In lieu of Tom Krell's final 2014 shows, the artist has put out a previously unreleased track from his Total Loss sessions today (via LuckyMe). "Tomb For Anatole" is a heart wrenching song inline with How To Dress Well's cold 2012 LP, combining a slow melody with a trademark sorrowful vocal performance. It's hazy and clear all the same, and Krell always seems to emerge on top of his inner battles with a contrasting clarity. "Here's an old song from 2011-2012 that i always wanted to put out but could never find a place for. It's a sad song but i really love it." Listen to/download "Tomb For Anatole" below.
Lucian has quickly become one our favorite remixers. His slick use of spinning production styles immediately present in standouts works like his "TRNDSTTR" or "Armistice" re-ups show a lot of things to like from the producer, the first of which being his proficient use of synths without overwhelming listeners. With his latest, Lucian continues this pattern by transforming Tati Ana's crawling "Leave You" into an understated banger. Pitched vocals and separated pockets of synth "assaults" create a distinct and admirable piece, one that's inline with his best reworks. In fact, this may qualify as his best: his ability to let the track breathe–which we find to be the most appealing of his vast skill set–is at its height here. Stream the cut below, and download it for free here.
Los Angeles-based producer Shines takes on Caribou's menacing "Second Chance," the budding constant from the this year's Our Love LP, and manages a remarkable stand-alone rework. A detailed soundscape tempers the original's unsettling pitches with a clear focus that plays complimentary to Jessy Lanza's subdued vocal work. Although not as ominous, the cut retains the same underlying tempo efficiencies that steadily work to intrigue with its soundscape. Shines' acute attention to production is clear by the tracks end, and a suitably tight piece is left in a captivating and encircling fashion. You can stream/download the re-tune for free below, and cop the artist's debut self-titled EP via Color Station.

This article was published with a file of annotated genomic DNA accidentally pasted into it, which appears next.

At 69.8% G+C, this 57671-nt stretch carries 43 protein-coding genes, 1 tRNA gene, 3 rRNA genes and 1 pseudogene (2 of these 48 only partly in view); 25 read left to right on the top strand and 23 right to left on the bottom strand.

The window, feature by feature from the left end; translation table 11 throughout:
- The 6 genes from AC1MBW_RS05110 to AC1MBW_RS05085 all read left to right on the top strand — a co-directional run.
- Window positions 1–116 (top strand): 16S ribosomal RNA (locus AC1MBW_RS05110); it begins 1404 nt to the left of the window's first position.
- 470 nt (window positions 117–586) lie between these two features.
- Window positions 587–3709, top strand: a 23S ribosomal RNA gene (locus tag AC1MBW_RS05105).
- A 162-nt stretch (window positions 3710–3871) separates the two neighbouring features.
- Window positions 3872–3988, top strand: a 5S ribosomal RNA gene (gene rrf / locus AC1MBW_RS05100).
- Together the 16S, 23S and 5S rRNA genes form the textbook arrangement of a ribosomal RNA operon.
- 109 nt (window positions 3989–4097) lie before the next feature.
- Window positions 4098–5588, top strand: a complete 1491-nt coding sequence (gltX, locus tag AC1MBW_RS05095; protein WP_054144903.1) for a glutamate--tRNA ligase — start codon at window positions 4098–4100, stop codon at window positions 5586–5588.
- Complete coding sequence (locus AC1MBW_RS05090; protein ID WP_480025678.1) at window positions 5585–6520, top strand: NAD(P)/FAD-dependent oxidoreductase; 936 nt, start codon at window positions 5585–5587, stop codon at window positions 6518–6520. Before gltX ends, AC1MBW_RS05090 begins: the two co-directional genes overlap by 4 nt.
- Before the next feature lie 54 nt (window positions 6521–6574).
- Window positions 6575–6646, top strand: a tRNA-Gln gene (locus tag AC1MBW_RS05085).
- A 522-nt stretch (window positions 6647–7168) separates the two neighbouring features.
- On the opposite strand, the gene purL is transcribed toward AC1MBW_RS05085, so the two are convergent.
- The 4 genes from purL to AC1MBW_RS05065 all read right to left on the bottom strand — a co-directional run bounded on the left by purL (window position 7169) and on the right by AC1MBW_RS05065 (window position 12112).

Rising San Francisco native Garren Langford has been making waves with his smooth R&B-influenced production outputs, and rightfully so: GARREN shows an incredibly swift ability to employ a mid-tempo and controlled beat work on nearly anything he touches. Unsurprisingly, his newest cut "Wanna Be There" is no exception. Wavering synths and pitched vocal samples collide in perfect unison, lending a weight to an open, breezy affair. The producer is perfectly content with emitting sunlit vibes and, if the result is always as fulfilling as this, there's nothing wrong with that. Stream/download the track below.
Paris-based producer Redux has released another jam today with his edit of Captpizza's "Day I Saw U", and we couldn't be any happier with the track. The beat maker puts his own spin on the already-vibing tune by adding much-welcomed tempo changes (although only slightly), dynamic production, and muted, pitched vocal samples that spin our heads. The piece crawls along impressively, surrounding listeners in mesmerizing soundscapes with an effortlessly hazy aura. It's impressively spacey, kick-back tracks like these that make Redux an artist to watch. Stream the track below and download it for free here.
This year in music hasn't necessarily been the most giving in regards to mainstay, resonating releases. As the number of widely accepted, critically acclaimed, and personally anticipated albums that failed to hold our interests mounted up, we constantly found ourselves a little let down as 2014 progressed. Accordingly, a number of releases we thought for sure would be on here a few months ago (The War On Drugs, Tycho, Isaiah Rashad, & more) didn't stick with us as much as we thought they would. With that being said, more than enough gems surfaced that sufficiently filled out our stereos, and some would most likely still top any list (Fear Of Men, Real Estate, SALES). That's the type of year 2014 has been: not without its ups and downs. Regardless, you can find the albums we've loved the most after the jump, as well as a 2-hour Spotify playlist from our favorites. Check back in a week for our completely ludicrous list of favorite songs.